Haifa is considered Israel’s San Francisco. Located right on the Mediterranean it houses many technical giants and their employees making the city very multi cultural and vibrant.
We rented an Airbnb on Mount Carmel, overlooking the Mediterranean and the
Bahá’í Gardens. The Gardens are some of the most magnificent and impressive landmarks in Israel. The Bahá’í Faith is one which emphasizes the spiritual unity of all humankind and originated in 19th-century Persia. Their unique design and magnificent detailing, which replicates the gardens of old Persia, make for truly exquisite and peaceful surroundings.
The gardens are comprised of a staircase of nineteen terraces extending all the way up the northern slope of Mount Carmel. The golden-domed Shrine of the Báb, the resting place of the Prophet-Herald of the Bahá’í Faith, stands on the central terrace, looking across the bay towards ‘Akko.
Just below the Bahai Gardens is the German Colony which was founded in the late 1860s by German Templars who were German Protestants (not to be confused with the Templar Knights of the Crusaders who also settled in Northern Israel).
Today, Ben Gurion Avenue, the main road in the German Colony, is lined with distinct red-roofed cafés, restaurants and boutiques which stretch all the way to the Haifa port where the Haifa’s City Museum is located as well as the old City Center.
Since late November was too cold to enjoy Haifa’s beaches we drove 20 minutes north to visit Akko (Acre), a 4,000 year old port city in northwest Israel, on the Mediterranean coast. It is a UNESCO World Heritage Site in recognition of the remains of the Crusader town (11th century) preserved both above and below the street level. The Templar Crusader Tunnel is not to be missed. It is 150 meters long and extends from the Templars Fortress in the west to the city’s port in the east.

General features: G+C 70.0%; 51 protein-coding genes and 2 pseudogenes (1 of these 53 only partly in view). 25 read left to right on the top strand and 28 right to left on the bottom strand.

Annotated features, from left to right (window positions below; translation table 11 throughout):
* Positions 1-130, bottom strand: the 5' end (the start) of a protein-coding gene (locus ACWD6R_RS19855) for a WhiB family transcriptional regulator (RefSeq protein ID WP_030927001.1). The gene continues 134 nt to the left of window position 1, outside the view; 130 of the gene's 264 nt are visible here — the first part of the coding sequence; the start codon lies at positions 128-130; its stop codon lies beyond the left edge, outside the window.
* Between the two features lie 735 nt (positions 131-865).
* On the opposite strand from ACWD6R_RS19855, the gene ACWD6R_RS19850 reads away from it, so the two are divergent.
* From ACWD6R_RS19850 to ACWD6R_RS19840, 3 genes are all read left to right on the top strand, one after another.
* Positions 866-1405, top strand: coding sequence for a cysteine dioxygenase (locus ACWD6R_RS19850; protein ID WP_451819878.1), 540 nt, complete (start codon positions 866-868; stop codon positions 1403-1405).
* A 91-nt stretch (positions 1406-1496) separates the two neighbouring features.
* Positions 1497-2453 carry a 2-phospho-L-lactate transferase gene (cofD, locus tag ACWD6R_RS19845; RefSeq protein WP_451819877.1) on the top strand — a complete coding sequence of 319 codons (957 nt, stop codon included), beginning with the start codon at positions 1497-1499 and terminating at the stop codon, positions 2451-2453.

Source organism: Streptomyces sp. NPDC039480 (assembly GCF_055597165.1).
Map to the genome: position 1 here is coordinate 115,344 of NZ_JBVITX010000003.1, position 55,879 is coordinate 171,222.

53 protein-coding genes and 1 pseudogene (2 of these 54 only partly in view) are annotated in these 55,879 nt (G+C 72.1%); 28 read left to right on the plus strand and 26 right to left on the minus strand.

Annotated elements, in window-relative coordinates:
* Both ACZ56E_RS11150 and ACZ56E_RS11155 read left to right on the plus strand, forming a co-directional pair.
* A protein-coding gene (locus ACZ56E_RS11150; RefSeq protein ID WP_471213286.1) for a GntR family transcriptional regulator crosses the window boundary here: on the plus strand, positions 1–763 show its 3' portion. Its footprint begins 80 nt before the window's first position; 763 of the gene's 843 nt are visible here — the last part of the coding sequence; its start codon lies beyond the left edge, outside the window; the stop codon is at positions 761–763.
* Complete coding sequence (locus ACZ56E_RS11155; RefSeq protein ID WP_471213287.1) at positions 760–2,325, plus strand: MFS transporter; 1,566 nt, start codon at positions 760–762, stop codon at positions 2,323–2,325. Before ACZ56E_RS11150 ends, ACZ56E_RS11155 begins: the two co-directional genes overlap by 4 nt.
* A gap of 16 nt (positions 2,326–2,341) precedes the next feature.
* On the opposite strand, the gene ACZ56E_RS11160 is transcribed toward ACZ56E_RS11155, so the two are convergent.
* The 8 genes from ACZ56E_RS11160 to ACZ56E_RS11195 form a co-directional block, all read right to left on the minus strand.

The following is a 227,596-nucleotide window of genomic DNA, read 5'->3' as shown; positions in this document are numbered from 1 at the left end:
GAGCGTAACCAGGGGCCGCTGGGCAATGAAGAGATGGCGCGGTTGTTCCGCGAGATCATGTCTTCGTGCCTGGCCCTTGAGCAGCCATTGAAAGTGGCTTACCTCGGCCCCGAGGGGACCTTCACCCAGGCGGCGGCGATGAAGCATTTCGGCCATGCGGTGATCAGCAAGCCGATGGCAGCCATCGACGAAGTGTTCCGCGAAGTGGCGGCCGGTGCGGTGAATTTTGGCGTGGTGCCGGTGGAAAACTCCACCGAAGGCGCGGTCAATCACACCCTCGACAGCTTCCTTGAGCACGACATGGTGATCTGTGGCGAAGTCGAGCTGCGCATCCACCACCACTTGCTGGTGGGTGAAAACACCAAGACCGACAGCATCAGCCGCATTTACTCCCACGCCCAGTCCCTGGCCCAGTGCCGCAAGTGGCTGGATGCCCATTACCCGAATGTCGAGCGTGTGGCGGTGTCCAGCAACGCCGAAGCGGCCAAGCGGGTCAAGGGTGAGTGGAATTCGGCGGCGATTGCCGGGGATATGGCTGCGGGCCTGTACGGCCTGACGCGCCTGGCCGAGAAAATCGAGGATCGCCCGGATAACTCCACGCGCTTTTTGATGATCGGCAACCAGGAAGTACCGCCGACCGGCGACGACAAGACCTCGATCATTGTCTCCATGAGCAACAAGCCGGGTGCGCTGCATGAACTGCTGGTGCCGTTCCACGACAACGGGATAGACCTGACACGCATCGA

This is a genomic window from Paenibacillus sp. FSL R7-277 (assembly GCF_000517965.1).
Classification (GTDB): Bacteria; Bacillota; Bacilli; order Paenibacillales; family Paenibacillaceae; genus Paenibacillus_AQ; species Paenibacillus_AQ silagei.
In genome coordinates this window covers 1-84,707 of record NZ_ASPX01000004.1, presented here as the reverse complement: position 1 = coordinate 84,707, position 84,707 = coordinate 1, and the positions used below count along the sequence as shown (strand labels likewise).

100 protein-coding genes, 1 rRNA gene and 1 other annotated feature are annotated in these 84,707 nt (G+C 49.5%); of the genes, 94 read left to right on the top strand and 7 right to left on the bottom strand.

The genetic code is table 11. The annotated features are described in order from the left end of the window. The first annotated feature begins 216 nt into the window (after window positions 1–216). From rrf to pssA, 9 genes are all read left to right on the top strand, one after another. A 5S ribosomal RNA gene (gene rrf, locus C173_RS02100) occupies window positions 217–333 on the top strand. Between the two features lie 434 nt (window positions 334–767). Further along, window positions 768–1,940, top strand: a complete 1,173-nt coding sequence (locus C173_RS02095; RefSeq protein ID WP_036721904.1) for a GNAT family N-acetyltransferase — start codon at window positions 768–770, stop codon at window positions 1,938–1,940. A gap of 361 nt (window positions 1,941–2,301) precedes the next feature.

Akko is also one of the best preserved Ottoman walled towns (16th century) containing citadels, mosques, khans and baths which were built on the remains of the Crusader structures. Although most people visit Akko for it’s well preserved antiquities, many do come to taste some of the “best” hummus in Israel. Located in the old market Hummus Said is truly fantastic for vegans and meat eaters alike.
Another 20 minutes north, found right on the border with Lebanon is the town of Rosh Hanikra – a natural beauty of cliffs and caves. The Rosh HaNikra grottoes are cavernous tunnels formed by continuous action of the sea on the soft chalk rock (some are 200 meters long). A cable car was built to take visitors down from the top of the cliff to the tunnels – with a 60-degree gradient, this cable car is advertised as the steepest in the world. Many Rock Hyrax live along the cliffs of Rosh Hanikra and are photographed as often as “rock stars” in these parts.